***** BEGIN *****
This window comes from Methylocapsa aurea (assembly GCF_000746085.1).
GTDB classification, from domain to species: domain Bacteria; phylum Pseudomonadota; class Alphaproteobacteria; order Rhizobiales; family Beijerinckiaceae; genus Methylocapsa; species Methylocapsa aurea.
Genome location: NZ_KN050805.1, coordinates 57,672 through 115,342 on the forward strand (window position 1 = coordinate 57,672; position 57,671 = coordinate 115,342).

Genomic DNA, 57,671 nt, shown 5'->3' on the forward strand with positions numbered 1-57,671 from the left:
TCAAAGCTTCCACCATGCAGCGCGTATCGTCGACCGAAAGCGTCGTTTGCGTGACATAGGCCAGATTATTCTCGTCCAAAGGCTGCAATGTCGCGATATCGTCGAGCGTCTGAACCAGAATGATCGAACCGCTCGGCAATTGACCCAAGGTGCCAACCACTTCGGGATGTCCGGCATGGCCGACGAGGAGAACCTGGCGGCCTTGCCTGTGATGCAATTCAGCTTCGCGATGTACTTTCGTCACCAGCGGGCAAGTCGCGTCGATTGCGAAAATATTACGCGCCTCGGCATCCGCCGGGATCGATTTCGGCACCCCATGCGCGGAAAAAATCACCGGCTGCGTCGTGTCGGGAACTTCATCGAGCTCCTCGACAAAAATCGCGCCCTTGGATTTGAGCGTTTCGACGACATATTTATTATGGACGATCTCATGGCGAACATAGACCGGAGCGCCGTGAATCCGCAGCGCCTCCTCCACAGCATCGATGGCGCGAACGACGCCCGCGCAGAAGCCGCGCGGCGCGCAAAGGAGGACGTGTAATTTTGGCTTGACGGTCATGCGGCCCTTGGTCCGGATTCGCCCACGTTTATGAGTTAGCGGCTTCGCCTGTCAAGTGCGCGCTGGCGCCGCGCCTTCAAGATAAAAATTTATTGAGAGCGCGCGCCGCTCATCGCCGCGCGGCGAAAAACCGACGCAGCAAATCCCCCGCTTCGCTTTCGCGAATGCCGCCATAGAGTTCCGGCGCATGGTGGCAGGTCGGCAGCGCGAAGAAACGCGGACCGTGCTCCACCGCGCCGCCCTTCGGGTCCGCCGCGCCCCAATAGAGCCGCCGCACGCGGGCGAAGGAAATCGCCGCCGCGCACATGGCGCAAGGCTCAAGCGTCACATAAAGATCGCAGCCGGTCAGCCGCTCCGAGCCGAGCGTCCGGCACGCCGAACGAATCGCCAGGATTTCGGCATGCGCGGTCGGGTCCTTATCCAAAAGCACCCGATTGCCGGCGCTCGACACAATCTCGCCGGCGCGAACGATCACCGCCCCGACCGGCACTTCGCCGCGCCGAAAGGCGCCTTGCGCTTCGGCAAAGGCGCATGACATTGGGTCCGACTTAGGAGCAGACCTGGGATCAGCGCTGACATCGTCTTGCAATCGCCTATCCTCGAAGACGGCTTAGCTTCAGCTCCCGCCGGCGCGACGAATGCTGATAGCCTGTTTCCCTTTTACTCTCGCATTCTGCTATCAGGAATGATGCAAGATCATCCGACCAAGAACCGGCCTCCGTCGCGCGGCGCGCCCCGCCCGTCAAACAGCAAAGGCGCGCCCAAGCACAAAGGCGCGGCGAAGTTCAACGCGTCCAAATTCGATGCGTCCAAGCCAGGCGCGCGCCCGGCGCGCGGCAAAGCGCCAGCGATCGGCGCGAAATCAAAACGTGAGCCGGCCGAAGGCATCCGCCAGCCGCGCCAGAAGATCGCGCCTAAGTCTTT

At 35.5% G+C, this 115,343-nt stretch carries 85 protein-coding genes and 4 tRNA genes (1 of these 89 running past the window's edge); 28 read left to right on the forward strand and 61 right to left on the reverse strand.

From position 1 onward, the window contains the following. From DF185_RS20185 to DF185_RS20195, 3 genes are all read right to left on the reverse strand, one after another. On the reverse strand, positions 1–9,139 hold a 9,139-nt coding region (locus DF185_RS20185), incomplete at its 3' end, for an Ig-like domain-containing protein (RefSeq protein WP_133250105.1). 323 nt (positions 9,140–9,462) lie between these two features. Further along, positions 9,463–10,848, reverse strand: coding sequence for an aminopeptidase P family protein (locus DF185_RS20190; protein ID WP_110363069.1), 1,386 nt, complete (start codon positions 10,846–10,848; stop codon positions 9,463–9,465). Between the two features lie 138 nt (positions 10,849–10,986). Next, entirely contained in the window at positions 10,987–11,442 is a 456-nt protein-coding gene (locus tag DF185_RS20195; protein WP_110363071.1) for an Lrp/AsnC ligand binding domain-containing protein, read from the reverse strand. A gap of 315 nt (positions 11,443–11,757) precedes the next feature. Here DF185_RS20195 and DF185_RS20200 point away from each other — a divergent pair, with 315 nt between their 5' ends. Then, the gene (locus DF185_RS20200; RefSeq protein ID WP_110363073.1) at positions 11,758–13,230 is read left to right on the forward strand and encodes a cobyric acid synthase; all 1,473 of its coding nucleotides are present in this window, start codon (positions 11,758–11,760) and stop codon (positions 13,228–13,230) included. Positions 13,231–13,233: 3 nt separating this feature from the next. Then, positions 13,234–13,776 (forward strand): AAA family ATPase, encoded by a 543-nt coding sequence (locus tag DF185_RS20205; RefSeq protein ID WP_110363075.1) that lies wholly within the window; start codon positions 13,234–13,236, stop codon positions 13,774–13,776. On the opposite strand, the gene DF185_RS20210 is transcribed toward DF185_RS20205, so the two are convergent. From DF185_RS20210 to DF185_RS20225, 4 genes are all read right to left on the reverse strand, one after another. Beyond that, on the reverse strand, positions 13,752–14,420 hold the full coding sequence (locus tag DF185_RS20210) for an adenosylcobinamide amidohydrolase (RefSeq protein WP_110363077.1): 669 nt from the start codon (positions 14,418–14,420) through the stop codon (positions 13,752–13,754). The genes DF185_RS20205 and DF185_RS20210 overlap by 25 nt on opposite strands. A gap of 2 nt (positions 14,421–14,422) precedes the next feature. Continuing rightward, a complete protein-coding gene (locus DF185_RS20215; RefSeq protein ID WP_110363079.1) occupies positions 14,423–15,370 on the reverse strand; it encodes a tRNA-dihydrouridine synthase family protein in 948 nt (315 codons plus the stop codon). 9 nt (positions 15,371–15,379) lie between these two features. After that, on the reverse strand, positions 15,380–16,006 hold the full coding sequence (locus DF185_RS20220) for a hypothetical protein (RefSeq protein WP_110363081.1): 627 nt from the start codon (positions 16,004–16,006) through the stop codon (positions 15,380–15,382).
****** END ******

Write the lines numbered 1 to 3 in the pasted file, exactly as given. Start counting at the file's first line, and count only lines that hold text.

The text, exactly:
This window comes from Methylocapsa aurea (assembly GCF_000746085.1).
GTDB classification, from domain to species: domain Bacteria; phylum Pseudomonadota; class Alphaproteobacteria; order Rhizobiales; family Beijerinckiaceae; genus Methylocapsa; species Methylocapsa aurea.
Genome location: NZ_KN050805.1, coordinates 57,672 through 115,342 on the forward strand (window position 1 = coordinate 57,672; position 57,671 = coordinate 115,342).